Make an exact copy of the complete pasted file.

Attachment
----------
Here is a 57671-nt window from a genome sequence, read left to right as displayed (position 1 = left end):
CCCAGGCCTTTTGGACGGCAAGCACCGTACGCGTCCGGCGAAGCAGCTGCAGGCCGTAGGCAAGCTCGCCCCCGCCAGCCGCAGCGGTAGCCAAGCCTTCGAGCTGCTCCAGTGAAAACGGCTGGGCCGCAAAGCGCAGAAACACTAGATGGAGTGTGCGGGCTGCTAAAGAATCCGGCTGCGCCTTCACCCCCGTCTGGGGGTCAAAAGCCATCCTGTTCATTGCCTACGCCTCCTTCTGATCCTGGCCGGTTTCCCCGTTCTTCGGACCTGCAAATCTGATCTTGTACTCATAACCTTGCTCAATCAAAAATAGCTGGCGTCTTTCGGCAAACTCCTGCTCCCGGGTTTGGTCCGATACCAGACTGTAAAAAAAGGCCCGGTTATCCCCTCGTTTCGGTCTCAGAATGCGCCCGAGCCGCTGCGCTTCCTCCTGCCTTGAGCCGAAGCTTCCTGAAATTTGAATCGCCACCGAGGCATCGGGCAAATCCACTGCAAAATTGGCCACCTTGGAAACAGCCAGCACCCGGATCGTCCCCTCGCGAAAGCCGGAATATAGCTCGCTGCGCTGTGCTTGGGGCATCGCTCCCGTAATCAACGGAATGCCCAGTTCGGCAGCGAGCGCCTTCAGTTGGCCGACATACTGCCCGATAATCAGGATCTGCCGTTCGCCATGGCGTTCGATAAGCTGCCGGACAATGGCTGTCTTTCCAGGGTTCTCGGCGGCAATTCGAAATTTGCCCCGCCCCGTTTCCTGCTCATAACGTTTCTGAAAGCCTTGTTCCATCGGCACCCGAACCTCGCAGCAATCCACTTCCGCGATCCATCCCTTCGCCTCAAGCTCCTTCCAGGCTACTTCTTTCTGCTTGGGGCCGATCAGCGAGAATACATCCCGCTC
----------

Here is a 57671-nt window from a genome sequence, read left to right as displayed (position 1 = left end):
CCCAGGCCTTTTGGACGGCAAGCACCGTACGCGTCCGGCGAAGCAGCTGCAGGCCGTAGGCAAGCTCGCCCCCGCCAGCCGCAGCGGTAGCCAAGCCTTCGAGCTGCTCCAGTGAAAACGGCTGGGCCGCAAAGCGCAGAAACACTAGATGGAGTGTGCGGGCTGCTAAAGAATCCGGCTGCGCCTTCACCCCCGTCTGGGGGTCAAAAGCCATCCTGTTCATTGCCTACGCCTCCTTCTGATCCTGGCCGGTTTCCCCGTTCTTCGGACCTGCAAATCTGATCTTGTACTCATAACCTTGCTCAATCAAAAATAGCTGGCGTCTTTCGGCAAACTCCTGCTCCCGGGTTTGGTCCGATACCAGACTGTAAAAAAAGGCCCGGTTATCCCCTCGTTTCGGTCTCAGAATGCGCCCGAGCCGCTGCGCTTCCTCCTGCCTTGAGCCGAAGCTTCCTGAAATTTGAATCGCCACCGAGGCATCGGGCAAATCCACTGCAAAATTGGCCACCTTGGAAACAGCCAGCACCCGGATCGTCCCCTCGCGAAAGCCGGAATATAGCTCGCTGCGCTGTGCTTGGGGCATCGCTCCCGTAATCAACGGAATGCCCAGTTCGGCAGCGAGCGCCTTCAGTTGGCCGACATACTGCCCGATAATCAGGATCTGCCGTTCGCCATGGCGTTCGATAAGCTGCCGGACAATGGCTGTCTTTCCAGGGTTCTCGGCGGCAATTCGAAATTTGCCCCGCCCCGTTTCCTGCTCATAACGTTTCTGAAAGCCTTGTTCCATCGGCACCCGAACCTCGCAGCAATCCACTTCCGCGATCCATCCCTTCGCCTCAAGCTCCTTCCAGGCTACTTCTTTCTGCTTGGGGCCGATCAGCGAGAATACATCCCGCTC